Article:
Irish breakthrough for hydrogen fuel

Irish scientists have discovered a new cheap way to make hydrogen which could revolutionise how we fuel the cars of the future.

Researchers at CRANN, the nanoscience institute based at Trinity College Dublin, said the discovery could herald a new era in the adoption of hydrogen as a fuel in energy-efficient transportation.

Hydrogen is often described as an attractive alternative to fossil fuels as it is a pollution-free fuel and energy carrier which would satisfy much of the energy requirements of our society.

While hydrogen fuel has existed for many years, its widespread uptake has been hampered by the lack of a low-cost method which can accomplish the splitting of water molecules into hydrogen and oxygen.

However, the CRANN team have developed a material which enhances the splitting of water at a very low energy cost using earth abundant raw materials.

Principal investigator at CRANN and the school of chemistry, Prof Mike Lyons, said hydrogen is a credible and clean alternative to petrol.

“Hydrogen can be generated at the forecourt, it can be pumped just like petrol and, between fills, you can perhaps go 400 to 500 miles. So it really is a credible alternative to petrol,” he told Newstalk.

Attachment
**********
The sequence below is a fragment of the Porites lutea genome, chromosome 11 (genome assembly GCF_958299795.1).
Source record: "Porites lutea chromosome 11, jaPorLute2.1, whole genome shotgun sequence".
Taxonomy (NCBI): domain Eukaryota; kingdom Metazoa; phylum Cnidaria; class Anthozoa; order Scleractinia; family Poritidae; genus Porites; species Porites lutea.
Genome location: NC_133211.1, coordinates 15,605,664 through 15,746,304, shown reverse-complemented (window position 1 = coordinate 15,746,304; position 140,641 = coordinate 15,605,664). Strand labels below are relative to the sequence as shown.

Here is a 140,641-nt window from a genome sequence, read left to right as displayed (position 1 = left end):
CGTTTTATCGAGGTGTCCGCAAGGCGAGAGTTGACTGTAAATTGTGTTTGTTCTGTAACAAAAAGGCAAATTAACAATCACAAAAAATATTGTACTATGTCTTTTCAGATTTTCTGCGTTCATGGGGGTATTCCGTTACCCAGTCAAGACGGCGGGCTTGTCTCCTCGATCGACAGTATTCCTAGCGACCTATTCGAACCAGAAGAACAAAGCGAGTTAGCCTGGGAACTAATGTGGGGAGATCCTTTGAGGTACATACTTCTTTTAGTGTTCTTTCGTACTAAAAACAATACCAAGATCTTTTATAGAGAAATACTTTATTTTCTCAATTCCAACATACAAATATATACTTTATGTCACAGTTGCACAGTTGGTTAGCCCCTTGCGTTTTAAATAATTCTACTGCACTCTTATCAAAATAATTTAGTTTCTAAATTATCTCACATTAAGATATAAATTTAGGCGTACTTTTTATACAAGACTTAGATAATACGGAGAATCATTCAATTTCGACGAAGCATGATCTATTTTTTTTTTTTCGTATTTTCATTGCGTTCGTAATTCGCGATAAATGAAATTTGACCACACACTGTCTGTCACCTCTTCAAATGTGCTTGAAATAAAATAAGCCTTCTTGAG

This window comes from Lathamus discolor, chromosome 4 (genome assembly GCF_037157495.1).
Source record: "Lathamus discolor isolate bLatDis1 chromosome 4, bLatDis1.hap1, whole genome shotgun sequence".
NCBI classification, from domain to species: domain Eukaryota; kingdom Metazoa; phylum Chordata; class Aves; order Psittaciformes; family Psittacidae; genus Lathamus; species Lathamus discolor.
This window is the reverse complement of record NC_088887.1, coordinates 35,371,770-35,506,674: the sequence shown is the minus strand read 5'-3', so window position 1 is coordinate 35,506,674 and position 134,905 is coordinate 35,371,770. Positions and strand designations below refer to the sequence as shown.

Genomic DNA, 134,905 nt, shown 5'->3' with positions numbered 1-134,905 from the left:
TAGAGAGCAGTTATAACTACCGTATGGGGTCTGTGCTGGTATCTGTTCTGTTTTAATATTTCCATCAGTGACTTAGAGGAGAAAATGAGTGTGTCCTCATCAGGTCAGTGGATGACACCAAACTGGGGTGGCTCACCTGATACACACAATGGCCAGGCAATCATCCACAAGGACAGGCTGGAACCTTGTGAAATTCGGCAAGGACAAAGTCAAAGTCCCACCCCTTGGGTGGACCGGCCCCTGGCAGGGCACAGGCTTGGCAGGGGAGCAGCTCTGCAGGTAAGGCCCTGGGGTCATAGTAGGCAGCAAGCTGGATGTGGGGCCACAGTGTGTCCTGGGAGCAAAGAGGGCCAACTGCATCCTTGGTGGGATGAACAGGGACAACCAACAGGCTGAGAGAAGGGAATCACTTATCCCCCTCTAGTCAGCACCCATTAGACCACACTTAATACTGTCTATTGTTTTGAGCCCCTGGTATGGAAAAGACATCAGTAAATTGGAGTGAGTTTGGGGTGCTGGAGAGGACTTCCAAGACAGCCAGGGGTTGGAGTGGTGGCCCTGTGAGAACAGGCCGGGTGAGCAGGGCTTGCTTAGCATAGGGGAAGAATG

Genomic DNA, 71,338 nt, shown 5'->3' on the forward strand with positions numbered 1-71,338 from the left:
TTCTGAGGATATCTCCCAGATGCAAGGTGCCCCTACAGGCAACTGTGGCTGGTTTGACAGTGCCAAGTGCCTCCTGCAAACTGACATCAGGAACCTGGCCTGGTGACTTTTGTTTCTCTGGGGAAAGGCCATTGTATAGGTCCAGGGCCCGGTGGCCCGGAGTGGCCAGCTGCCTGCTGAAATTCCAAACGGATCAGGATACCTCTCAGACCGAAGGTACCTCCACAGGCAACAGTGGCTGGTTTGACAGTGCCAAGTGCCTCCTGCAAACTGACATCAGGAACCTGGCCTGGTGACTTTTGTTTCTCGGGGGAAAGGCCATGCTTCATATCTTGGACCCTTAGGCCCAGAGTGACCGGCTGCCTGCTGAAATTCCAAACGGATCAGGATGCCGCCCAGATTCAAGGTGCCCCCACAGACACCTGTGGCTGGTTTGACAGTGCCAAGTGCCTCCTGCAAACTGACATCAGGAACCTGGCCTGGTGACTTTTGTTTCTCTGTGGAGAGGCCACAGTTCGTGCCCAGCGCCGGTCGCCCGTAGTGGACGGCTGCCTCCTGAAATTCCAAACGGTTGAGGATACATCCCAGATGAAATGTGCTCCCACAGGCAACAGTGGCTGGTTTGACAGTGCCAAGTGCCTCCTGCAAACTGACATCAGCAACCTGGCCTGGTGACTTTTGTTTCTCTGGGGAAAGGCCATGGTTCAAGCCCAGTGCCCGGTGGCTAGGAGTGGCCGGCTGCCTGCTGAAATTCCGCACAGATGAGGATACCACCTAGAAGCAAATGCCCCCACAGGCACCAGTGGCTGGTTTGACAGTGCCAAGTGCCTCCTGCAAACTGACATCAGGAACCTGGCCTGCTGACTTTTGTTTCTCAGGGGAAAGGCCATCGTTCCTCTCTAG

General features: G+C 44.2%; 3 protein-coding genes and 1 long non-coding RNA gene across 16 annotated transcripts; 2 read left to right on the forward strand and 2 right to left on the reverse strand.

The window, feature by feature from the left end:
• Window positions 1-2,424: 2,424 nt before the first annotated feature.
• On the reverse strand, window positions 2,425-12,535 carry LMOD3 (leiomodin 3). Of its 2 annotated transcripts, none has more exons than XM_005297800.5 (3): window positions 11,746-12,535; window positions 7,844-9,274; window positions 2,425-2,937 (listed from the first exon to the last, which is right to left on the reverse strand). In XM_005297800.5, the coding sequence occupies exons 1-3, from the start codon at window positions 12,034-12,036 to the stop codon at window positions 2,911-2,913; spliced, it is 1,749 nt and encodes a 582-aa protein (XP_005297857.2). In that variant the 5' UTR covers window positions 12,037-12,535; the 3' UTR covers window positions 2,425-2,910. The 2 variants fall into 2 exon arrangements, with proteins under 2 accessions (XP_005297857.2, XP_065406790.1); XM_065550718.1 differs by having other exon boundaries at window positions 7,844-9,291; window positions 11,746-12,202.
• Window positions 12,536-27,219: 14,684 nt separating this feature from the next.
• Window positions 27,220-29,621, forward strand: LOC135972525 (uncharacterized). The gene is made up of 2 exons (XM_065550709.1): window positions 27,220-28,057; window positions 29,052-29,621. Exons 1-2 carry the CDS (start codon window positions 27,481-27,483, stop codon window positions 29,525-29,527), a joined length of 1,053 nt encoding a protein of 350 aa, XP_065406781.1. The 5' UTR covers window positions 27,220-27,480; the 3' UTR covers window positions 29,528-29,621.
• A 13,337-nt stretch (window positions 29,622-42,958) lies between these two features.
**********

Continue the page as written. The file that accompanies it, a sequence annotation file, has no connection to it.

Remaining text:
Prof Lyons said this new method of extracting hydrogen from water was a “significant breakthrough” in the move towards clean energy.

“Our disruptive materials breakthrough is momentous, as it means much more energetically efficient and more economical hydrogen energy. This means that the cost of producing hydrogen via water electrolysis will be significantly reduced, which will result in a more rapid uptake of hydrogen as an automotive fuel,” he said.

The research has been published in the prestigious international journal ACS Catalysis, and Prof Lyons said it would not have been possible without the world-class facilities and opportunity for interdisciplinary collaboration available within TCD’s school of chemistry, and CRANN.


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